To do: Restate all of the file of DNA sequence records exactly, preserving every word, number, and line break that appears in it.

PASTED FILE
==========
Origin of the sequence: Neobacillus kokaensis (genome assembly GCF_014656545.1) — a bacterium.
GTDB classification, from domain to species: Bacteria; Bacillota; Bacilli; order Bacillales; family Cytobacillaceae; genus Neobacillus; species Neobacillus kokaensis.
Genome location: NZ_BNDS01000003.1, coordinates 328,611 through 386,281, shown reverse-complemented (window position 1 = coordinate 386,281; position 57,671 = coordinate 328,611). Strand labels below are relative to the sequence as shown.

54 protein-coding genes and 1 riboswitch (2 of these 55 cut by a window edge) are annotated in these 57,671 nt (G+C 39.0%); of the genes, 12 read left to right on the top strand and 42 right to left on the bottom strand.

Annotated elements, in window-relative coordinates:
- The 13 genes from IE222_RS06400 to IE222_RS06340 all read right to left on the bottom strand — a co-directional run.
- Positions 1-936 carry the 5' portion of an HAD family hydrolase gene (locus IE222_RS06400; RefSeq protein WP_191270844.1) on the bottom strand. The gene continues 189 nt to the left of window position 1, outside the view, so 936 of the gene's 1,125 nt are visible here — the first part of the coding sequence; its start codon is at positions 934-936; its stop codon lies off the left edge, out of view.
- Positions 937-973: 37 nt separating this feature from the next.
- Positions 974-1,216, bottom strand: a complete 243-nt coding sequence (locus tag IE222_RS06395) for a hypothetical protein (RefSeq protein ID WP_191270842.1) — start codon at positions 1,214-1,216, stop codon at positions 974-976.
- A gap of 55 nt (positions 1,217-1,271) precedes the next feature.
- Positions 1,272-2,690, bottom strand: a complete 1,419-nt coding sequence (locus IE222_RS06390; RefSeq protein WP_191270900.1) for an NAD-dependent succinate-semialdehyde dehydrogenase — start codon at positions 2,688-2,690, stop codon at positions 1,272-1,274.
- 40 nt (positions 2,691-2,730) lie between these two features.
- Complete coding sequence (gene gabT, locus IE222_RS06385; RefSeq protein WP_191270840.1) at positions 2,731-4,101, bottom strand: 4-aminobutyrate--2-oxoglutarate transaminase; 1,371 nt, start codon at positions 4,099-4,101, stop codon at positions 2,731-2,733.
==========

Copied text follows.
Origin of the sequence: Neobacillus kokaensis (genome assembly GCF_014656545.1) — a bacterium.
GTDB classification, from domain to species: Bacteria; Bacillota; Bacilli; order Bacillales; family Cytobacillaceae; genus Neobacillus; species Neobacillus kokaensis.
Genome location: NZ_BNDS01000003.1, coordinates 328,611 through 386,281, shown reverse-complemented (window position 1 = coordinate 386,281; position 57,671 = coordinate 328,611). Strand labels below are relative to the sequence as shown.

54 protein-coding genes and 1 riboswitch (2 of these 55 cut by a window edge) are annotated in these 57,671 nt (G+C 39.0%); of the genes, 12 read left to right on the top strand and 42 right to left on the bottom strand.

Annotated elements, in window-relative coordinates:
- The 13 genes from IE222_RS06400 to IE222_RS06340 all read right to left on the bottom strand — a co-directional run.
- Positions 1-936 carry the 5' portion of an HAD family hydrolase gene (locus IE222_RS06400; RefSeq protein WP_191270844.1) on the bottom strand. The gene continues 189 nt to the left of window position 1, outside the view, so 936 of the gene's 1,125 nt are visible here — the first part of the coding sequence; its start codon is at positions 934-936; its stop codon lies off the left edge, out of view.
- Positions 937-973: 37 nt separating this feature from the next.
- Positions 974-1,216, bottom strand: a complete 243-nt coding sequence (locus tag IE222_RS06395) for a hypothetical protein (RefSeq protein ID WP_191270842.1) — start codon at positions 1,214-1,216, stop codon at positions 974-976.
- A gap of 55 nt (positions 1,217-1,271) precedes the next feature.
- Positions 1,272-2,690, bottom strand: a complete 1,419-nt coding sequence (locus IE222_RS06390; RefSeq protein WP_191270900.1) for an NAD-dependent succinate-semialdehyde dehydrogenase — start codon at positions 2,688-2,690, stop codon at positions 1,272-1,274.
- 40 nt (positions 2,691-2,730) lie between these two features.
- Complete coding sequence (gene gabT, locus IE222_RS06385; RefSeq protein WP_191270840.1) at positions 2,731-4,101, bottom strand: 4-aminobutyrate--2-oxoglutarate transaminase; 1,371 nt, start codon at positions 4,099-4,101, stop codon at positions 2,731-2,733.